This book explores the historical evolution of a Mediterranean village that radically changed its core self-sustaining activities in less than a century, from fishing for anchovies in the Ligurian Sea to rounding Cape Horn. Drawing on a vast set of unpublished archival sources, this book addresses a micro-historical subject to investigate macro-historical processes, including the technological transition from sail to steam and globalization. At the core of the book lie Camogli’s rise in the world shipping industry and the transformations that occurred in its maritime labor system; seaborne trade, maritime routes, individual careers in seafaring represent the vivid elements that contribute to the book’s dive into the nineteenth-century maritime world.
Leonardo Scavino, Ph.D. (2020), University of Genoa, is postdoctoral fellow at the same institution. He has worked in the framework of the ERC project SeaLiT and conducts research on nineteenth century maritime history, focusing on Mediterranean and Atlantic shipping, global routes, maritime labor and the transition from sail to steam.
Gelina Harlaftis, Institute for Mediterranean Studies/Foundation of Research and Technology - Hellas (FORTH) and University of Crete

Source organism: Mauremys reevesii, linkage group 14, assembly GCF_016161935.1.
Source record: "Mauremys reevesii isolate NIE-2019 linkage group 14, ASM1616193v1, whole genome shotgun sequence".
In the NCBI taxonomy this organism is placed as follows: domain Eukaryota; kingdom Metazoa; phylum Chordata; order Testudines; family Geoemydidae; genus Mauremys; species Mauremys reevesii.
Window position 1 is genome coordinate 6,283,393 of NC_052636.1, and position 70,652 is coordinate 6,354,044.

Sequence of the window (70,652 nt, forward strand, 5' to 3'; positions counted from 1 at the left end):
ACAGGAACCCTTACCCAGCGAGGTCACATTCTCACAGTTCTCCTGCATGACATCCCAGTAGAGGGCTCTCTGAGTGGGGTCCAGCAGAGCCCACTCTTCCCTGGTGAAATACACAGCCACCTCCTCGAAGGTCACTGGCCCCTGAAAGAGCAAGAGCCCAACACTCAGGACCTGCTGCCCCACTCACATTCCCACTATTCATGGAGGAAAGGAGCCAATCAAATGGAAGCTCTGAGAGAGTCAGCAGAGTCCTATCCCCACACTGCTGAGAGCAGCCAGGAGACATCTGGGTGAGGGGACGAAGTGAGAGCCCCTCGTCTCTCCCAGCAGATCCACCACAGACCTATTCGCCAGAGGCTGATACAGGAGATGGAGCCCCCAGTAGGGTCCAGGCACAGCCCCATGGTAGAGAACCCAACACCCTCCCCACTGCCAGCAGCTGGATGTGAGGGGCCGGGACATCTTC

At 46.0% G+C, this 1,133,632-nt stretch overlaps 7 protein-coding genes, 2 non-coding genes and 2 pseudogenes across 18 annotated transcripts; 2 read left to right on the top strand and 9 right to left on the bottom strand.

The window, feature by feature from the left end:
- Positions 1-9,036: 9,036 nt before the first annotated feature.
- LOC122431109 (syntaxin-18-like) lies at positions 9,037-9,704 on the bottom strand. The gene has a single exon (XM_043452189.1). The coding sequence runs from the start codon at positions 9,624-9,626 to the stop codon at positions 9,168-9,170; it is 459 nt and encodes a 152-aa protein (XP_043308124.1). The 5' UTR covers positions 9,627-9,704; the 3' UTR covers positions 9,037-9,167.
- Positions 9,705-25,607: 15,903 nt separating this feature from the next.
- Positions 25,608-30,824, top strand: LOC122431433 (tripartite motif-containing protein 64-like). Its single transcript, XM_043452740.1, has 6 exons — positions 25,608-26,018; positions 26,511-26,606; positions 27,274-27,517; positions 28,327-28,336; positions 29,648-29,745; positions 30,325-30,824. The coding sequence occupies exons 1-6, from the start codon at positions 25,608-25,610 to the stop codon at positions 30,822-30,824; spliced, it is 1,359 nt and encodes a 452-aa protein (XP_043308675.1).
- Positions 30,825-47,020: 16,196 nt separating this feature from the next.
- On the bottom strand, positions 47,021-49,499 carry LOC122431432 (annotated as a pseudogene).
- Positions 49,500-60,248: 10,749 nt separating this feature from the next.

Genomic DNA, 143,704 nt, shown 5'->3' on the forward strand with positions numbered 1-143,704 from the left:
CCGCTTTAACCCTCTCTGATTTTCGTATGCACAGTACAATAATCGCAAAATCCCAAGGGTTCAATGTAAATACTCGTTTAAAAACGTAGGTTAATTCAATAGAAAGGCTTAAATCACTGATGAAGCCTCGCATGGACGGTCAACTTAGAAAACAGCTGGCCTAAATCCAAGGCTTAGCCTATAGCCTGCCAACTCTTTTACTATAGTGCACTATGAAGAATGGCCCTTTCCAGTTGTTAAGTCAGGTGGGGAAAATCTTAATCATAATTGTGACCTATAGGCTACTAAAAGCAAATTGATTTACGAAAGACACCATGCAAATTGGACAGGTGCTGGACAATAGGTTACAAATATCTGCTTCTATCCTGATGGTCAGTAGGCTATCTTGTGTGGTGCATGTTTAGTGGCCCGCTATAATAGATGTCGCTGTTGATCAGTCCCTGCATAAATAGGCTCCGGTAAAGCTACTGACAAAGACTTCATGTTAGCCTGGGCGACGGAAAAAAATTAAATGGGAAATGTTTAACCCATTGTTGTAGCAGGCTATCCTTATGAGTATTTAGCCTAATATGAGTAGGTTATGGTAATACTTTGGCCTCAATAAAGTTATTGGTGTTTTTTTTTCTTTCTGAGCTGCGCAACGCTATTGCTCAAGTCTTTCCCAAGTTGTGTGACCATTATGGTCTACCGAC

Maria Fusaro, University of Exeter, U.K.
Michael Miller, University of Miami, U.S.A.
Sarah Palmer, University of Greenwich, U.K.
Amelia Polónia, University of Porto, Portugal
David Starkey, University of Hull, U.K.
Malcolm Tull, Murdoch University, Australia
Richard W. Unger, University of British Columbia, Canada
Foreword Bernard Spolsky List of Figures and Maps Notes on Contributors
Introduction Michael M. Kretzer and Russell H. Kaschula
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Research institutions (at academic level) specialised in maritime history, global history, micro-global history, Mediterranean and Black Sea history, local history of Liguria, migration history, labor history. Post-graduate students in the same subject areas; students of maritime history; practitioners interested in the history of Camogli, Genoa and Liguria